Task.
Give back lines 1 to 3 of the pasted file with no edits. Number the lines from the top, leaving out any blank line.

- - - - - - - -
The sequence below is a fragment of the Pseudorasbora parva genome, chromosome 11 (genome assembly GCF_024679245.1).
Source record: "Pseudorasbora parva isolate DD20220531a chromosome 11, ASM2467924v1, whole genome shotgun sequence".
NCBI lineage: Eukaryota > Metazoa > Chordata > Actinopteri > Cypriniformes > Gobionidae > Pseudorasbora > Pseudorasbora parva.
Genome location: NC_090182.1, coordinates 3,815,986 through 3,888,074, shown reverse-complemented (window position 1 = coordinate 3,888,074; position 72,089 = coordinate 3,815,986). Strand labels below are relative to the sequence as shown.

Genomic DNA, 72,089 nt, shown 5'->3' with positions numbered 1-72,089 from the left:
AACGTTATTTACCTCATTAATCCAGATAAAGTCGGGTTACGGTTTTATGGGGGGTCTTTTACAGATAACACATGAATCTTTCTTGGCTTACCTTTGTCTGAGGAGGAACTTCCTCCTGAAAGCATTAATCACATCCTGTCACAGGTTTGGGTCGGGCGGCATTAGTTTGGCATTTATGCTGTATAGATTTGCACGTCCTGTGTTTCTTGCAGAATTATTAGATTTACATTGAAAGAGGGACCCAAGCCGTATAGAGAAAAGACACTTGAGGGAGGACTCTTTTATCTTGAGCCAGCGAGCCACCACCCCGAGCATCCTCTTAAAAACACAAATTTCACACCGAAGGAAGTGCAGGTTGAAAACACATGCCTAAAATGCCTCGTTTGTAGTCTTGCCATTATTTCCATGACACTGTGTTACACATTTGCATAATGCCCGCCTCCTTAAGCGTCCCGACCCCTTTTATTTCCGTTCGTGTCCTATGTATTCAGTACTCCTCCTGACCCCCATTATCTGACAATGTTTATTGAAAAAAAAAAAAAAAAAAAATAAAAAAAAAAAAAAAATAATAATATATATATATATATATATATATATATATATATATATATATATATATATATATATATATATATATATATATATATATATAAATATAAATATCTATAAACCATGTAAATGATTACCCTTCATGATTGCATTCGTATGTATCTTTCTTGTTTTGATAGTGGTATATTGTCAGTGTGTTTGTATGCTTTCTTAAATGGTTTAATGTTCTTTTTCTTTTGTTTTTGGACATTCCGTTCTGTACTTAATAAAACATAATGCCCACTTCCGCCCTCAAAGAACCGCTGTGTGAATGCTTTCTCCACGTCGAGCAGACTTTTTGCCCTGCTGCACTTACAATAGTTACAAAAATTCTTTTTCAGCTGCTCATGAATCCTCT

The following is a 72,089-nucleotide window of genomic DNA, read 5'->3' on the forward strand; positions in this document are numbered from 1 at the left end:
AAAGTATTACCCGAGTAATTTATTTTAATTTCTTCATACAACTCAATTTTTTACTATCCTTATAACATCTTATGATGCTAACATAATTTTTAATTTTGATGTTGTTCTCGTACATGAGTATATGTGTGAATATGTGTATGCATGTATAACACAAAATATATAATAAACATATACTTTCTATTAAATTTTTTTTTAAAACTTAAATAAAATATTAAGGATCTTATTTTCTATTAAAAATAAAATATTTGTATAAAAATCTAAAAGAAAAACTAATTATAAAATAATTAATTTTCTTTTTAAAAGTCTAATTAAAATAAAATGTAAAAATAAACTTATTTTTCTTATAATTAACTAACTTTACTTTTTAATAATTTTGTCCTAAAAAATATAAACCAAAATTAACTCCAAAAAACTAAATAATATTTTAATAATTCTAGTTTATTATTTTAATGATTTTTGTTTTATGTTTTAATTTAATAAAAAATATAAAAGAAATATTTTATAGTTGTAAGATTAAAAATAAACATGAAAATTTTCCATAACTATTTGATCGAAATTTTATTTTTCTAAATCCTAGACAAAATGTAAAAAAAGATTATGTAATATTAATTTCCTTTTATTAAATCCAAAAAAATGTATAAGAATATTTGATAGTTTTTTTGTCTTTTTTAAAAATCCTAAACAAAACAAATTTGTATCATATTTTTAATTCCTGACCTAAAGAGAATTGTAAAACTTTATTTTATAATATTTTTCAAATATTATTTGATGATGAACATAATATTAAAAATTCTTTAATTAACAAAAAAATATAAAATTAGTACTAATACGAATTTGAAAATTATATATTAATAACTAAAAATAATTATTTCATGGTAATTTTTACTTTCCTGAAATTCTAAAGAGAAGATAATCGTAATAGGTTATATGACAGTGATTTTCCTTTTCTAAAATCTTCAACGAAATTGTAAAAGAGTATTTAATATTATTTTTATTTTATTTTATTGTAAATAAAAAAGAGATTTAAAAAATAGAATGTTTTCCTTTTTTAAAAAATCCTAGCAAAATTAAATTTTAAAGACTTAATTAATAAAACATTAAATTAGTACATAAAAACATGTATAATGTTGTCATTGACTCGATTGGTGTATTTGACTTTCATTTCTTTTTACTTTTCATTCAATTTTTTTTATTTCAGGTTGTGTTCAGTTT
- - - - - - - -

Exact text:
The sequence below is a fragment of the Pseudorasbora parva genome, chromosome 11 (genome assembly GCF_024679245.1).
Source record: "Pseudorasbora parva isolate DD20220531a chromosome 11, ASM2467924v1, whole genome shotgun sequence".
NCBI lineage: Eukaryota > Metazoa > Chordata > Actinopteri > Cypriniformes > Gobionidae > Pseudorasbora > Pseudorasbora parva.